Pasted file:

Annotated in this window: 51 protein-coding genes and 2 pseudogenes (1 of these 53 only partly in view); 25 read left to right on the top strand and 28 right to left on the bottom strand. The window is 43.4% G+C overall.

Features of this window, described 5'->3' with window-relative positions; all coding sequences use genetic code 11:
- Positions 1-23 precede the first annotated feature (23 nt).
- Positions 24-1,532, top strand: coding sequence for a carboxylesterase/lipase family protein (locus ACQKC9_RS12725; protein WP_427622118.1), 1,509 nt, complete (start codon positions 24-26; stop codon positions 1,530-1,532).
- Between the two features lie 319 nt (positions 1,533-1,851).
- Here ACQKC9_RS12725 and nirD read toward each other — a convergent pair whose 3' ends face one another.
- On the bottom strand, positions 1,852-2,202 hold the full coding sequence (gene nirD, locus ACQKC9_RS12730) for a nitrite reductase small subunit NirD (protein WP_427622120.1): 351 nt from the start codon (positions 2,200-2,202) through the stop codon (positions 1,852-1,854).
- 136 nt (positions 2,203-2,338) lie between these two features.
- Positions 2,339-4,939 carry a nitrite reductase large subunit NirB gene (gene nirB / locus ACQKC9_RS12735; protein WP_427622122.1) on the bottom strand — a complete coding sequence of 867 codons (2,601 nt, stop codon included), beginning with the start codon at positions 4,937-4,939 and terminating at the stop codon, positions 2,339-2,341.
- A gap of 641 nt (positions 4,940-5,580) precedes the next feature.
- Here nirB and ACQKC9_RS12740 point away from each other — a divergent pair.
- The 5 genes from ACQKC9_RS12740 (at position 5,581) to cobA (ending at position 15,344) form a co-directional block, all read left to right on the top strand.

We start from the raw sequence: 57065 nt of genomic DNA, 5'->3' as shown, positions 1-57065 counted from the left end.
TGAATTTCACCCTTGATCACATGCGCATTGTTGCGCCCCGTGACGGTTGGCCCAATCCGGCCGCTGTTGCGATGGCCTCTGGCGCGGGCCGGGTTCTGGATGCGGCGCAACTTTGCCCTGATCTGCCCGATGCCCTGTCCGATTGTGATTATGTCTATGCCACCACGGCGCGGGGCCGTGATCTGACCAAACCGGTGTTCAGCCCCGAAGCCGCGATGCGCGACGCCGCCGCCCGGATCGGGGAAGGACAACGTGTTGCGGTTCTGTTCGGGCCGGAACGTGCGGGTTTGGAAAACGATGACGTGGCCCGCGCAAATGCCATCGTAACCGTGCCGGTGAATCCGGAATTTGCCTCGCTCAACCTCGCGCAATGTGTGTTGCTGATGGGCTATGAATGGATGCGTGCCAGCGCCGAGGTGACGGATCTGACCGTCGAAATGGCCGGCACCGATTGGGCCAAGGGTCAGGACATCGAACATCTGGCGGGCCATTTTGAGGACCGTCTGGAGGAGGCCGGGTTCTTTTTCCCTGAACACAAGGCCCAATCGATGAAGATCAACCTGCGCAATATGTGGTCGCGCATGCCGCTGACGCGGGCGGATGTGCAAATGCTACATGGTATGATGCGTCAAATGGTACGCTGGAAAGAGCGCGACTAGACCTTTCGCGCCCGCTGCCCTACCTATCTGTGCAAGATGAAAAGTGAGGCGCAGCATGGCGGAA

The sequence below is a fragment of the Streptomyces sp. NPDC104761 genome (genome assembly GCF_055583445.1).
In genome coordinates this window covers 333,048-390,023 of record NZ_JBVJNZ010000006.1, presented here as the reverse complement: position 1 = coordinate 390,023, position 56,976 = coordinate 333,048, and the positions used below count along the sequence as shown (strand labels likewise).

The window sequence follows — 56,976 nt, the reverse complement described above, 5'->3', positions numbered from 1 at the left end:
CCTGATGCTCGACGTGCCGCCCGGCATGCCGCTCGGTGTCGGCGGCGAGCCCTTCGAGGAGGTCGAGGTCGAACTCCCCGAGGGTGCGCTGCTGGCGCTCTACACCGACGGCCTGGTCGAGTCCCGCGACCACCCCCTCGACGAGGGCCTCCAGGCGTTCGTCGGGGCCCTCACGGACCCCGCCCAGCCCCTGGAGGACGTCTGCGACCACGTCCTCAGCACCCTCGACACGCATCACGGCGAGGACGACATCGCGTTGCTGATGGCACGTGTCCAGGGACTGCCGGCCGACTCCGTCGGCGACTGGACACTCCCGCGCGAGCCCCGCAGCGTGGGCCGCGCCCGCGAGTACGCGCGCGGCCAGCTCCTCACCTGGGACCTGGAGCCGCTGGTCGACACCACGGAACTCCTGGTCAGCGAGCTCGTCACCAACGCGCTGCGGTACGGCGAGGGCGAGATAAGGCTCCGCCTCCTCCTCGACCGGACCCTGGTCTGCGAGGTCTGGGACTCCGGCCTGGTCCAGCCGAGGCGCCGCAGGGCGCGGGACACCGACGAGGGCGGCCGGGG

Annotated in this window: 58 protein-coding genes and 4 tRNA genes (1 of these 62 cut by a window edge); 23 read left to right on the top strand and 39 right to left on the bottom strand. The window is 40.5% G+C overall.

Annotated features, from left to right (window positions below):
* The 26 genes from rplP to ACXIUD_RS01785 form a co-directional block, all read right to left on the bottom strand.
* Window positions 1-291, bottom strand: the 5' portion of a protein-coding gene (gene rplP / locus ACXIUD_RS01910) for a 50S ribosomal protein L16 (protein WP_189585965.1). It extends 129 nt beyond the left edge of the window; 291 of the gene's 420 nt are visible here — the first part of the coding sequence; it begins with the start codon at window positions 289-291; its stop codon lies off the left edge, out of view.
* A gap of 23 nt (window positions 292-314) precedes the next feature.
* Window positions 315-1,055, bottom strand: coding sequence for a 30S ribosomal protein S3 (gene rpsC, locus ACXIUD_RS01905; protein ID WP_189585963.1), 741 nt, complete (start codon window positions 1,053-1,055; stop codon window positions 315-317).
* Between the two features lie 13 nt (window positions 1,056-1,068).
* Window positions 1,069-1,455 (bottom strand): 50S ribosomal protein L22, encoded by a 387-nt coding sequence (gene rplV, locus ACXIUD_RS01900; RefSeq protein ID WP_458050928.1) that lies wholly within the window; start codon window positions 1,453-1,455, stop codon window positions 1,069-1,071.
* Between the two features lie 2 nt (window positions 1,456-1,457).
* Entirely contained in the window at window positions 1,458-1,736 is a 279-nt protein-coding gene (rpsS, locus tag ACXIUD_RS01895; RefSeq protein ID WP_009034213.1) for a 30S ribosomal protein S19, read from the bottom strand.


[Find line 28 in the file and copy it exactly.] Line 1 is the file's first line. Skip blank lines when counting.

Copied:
* Entirely contained in the window at window positions 1,458-1,736 is a 279-nt protein-coding gene (rpsS, locus tag ACXIUD_RS01895; RefSeq protein ID WP_009034213.1) for a 30S ribosomal protein S19, read from the bottom strand.